Week in Review

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FCC proposes mandatory blocking of spam texts, the IRS pilots free tax filing program, and more…

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  • The Federal Communications Commission (FCC) proposed a rule that would require cell service providers to block unwanted or illegal text messages. The rule would require U.S.-based originating providers to block the disallowed texts so as to prevent unlawful messages before FCC sends any notice. FCC conteded that the rule will protect consumers from harassing or fraudulent text messages. FCC seeks comment on the text-blocking strategy, including how long the block should last.
  • The Internal Revenue Service (IRS) began piloting a new program that will allow some taxpayers to file their taxes for free. The program, called Direct File, will initially be open to federal and state employees in a limited number of states. The pilot is not yet available to individuals who itemize their deductions, earn business income, or claim certain tax credits. In announcing the program’s launch,the IRS explained that it is “starting small to get it right,” and that it will expand the pilot if initial results are satisfactory.
  • New York state legislators introduced a package of bills aimed at curbing the use of illegal mopeds. The new legislation requires that mopeds, such as electric scooters and bicycles, are registered at the point of sale. In addition, the legislation specifies that accidents involving a moped must be reported. The package also includes a bill which increases the criminal penalty for fleeing the scene of a crash involving an electric bicycle or scooter.
  • The Office of Personnel Management (OPM) issued a final rule prohibiting federal agencies from factoring in a candidate’s salary history when setting the pay for new employees. In its rule, the OPM stated that salary history may not be indicative of “worker value, experience, and expertise, and it also may contain or exacerbate biases.” The rule also builds on the Biden Administration’s efforts to address pay inequity and promote equal pay.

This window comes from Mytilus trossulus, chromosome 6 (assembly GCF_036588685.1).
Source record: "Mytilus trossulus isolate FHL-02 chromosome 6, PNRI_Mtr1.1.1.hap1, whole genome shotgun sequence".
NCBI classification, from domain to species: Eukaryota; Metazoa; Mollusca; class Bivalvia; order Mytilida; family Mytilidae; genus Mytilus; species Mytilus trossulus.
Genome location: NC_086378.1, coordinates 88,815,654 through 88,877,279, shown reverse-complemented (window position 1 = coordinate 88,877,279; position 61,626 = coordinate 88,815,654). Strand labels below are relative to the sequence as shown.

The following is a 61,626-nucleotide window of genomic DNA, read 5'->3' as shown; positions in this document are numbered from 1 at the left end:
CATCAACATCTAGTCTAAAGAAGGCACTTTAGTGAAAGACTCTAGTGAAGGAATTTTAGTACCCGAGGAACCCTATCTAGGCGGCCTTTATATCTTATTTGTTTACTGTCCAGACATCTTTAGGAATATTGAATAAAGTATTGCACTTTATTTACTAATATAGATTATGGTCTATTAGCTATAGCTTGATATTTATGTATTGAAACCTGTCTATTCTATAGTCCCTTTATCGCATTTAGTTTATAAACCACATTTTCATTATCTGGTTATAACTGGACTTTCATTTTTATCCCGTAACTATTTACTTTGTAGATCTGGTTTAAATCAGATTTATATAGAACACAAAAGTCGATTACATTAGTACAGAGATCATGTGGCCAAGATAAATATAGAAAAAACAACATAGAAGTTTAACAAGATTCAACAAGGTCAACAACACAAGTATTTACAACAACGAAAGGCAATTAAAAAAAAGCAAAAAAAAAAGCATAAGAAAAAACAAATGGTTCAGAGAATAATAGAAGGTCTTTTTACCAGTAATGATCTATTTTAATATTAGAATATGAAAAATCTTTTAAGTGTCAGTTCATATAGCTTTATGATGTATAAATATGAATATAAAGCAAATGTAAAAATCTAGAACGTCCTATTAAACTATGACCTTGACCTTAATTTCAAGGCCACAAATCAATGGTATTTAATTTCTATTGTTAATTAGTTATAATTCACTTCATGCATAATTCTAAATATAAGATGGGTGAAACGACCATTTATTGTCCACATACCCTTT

• The U.S. Department of Commerce proposed regulations that would administer two executive orders, issued in 2021 and 2023, directing the Commerce Department to regulate Infrastructure as a Service (IaaS), or cloud computing, providers in their dealings with foreign customers. The regulations would require providers to verify the identity of foreign customers, set a process for IaaS providers to report any transaction that could enable a foreign customer to train a large AI model with malicious capabilities, and define several key terms.
  • The U.S. Office of the Comptroller of the Currency invited public comments on its proposed rule to increase transparency in its process of reviewing mergers that involve national banks and federal savings associations. The proposed rule would eliminate the agency’s current policy, which approves mergers 15 days after the close of a comment period. In addition, the proposed rule would replace streamlined reviews of mergers with the review process outlined in the Interagency Bank Merger Act Application, which requires more explanation and information from applicants.